One of the prime objectives of the NASA 2020 Perseverance mission is to collect a diverse cache of rock samples for eventual return to Earth. Among the highest priority rocks to sample are those that make up the well-preserved delta located on the western side of Jezero Crater. This delta was one of the key features that drew researchers to this landing site in their search for ancient Martian life. A close examination of deltaic rocks is essential for understanding their depositional environment and determining whether this paleoenvironment may have been habitable.
Since landing in Jezero crater last year, the rover has been investigating and drilling crater floor rocks to add to the sample cache. But the rover hadn’t yet had access to the coveted deltaic rocks—until now, that is. After conducting a “rapid traverse” toward the delta, Perseverance finally arrived at the delta front.
Last week the rover parked at a site called Enchanted Lake (see image below), where the team was hopeful we might sample deltaic rocks for the very first time. However, because the rover can only collect a limited number of samples, the team must carefully weigh all options, keeping in mind what has already been sampled as well as attempting to predict what we may encounter along the rest of the traverse. Even though we are eager to drill into the delta, we must exercise caution.
So, our first action item at Enchanted Lake was to examine the rocks there using the rover’s remote science instruments in order to decide whether they fit the desired criteria for sampling. The rocks at this site displayed many distinct—and interesting!—characteristics compared to the others we have studied thus far in Jezero. Yet after a thorough assessment, the team decided to forego sampling at this location. It was a tough decision to make, but we feel optimistic about the opportunities that lie ahead. The data collected at Enchanted Lake will be used instead to build context for future investigations of the delta.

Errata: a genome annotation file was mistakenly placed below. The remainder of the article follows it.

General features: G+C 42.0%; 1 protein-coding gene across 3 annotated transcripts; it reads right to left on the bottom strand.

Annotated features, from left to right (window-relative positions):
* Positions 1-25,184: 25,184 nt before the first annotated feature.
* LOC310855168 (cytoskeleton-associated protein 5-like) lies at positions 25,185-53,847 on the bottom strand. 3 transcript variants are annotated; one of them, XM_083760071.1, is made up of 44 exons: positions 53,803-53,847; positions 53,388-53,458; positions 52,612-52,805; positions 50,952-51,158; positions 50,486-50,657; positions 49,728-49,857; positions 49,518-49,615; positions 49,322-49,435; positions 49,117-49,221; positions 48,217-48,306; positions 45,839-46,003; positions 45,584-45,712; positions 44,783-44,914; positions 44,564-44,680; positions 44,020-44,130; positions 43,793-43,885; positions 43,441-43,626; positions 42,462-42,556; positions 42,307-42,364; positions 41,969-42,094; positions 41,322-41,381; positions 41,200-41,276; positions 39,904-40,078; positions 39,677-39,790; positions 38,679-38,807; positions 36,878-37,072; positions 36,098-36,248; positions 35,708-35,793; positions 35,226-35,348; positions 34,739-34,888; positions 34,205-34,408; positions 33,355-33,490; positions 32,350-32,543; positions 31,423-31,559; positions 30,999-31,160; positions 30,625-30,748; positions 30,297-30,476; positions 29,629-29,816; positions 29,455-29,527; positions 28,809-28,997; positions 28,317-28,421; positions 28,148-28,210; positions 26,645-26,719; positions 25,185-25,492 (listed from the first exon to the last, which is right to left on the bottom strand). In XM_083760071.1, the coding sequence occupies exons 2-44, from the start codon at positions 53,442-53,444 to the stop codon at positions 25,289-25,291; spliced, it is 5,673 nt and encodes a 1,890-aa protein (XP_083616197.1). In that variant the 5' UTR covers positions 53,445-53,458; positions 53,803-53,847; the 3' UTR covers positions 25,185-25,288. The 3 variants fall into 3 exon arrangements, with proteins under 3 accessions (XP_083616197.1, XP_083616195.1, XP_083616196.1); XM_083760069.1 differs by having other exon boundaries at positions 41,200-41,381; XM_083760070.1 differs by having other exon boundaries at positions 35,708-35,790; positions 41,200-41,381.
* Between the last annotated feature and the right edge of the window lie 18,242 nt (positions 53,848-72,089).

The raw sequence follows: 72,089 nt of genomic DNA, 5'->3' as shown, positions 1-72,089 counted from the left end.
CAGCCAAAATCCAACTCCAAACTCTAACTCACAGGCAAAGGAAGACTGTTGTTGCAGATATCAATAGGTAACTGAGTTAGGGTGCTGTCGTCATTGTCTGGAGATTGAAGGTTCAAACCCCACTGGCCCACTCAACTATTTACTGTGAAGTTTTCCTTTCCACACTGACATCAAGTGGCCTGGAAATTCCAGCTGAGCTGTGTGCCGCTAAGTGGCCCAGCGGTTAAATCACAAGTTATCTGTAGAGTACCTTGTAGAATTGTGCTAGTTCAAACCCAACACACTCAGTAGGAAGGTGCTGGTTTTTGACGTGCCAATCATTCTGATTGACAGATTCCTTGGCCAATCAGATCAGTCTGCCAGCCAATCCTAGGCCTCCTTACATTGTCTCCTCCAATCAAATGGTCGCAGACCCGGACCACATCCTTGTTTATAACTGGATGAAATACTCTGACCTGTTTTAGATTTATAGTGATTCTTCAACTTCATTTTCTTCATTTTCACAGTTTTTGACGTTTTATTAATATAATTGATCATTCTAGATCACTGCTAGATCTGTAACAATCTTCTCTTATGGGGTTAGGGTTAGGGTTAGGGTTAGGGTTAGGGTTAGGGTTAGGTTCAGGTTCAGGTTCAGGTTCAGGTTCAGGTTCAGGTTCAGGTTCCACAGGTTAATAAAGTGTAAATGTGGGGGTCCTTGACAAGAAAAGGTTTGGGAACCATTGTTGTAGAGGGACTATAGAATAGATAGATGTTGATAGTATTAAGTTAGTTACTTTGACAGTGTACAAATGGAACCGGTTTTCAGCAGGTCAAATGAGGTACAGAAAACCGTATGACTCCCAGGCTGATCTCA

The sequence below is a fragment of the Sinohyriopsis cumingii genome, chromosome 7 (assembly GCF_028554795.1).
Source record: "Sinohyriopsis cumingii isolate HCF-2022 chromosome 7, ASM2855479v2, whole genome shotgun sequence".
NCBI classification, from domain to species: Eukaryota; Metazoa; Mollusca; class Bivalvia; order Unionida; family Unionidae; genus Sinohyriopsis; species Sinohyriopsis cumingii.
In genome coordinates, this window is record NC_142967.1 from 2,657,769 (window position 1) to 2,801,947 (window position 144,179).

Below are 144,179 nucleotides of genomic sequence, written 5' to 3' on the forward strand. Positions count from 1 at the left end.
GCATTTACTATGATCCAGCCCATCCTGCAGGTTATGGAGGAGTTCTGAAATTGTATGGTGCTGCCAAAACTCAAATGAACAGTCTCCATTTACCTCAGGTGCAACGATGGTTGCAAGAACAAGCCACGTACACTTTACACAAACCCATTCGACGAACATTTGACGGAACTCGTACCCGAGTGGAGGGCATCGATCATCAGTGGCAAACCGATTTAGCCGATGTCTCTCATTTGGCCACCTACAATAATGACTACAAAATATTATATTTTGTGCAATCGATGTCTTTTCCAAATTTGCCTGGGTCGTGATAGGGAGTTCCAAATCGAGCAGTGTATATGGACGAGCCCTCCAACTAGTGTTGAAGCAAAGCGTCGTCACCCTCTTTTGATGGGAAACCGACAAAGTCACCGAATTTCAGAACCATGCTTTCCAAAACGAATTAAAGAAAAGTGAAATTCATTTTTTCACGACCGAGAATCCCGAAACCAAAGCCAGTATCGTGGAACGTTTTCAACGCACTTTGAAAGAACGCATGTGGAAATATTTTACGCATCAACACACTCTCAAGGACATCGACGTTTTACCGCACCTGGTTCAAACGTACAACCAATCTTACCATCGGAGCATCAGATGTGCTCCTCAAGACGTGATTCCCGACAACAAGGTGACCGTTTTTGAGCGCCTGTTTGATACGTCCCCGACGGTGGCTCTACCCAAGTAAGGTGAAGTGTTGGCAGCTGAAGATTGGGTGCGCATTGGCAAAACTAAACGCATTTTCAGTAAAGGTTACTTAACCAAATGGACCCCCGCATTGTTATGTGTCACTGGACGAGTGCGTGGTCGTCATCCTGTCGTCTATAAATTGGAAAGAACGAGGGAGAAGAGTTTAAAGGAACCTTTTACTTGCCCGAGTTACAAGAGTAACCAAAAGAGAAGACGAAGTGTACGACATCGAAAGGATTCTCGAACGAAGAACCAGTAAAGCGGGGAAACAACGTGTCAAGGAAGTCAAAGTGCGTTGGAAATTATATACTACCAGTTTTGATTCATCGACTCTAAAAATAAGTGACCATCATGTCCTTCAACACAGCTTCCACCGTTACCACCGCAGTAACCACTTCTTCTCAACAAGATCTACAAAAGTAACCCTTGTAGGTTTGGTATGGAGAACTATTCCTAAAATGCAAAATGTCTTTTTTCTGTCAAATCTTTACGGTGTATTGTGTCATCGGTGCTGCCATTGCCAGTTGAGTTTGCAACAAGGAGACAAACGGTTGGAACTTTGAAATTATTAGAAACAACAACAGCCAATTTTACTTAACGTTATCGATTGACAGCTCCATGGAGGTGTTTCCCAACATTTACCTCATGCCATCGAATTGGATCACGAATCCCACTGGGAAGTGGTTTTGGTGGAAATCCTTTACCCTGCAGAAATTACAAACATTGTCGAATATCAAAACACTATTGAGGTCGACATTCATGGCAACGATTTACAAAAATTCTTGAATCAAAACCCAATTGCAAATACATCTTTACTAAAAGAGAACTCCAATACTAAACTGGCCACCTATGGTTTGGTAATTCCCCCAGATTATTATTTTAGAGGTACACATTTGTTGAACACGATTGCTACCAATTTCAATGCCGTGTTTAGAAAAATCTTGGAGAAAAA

The rover is now headed east toward a location called Hawksbill Gap, another promising location for sampling the delta. While traversing along the delta front, Perseverance will continue to collect data to help characterize the contact between the crater floor and deltaic rocks before ascending onto the delta itself. But our long-awaited sample of delta rocks? For that, we’ll have to wait just a little bit longer.
Written by Mariah Baker, Planetary Scientist at Smithsonian National Air & Space Museum
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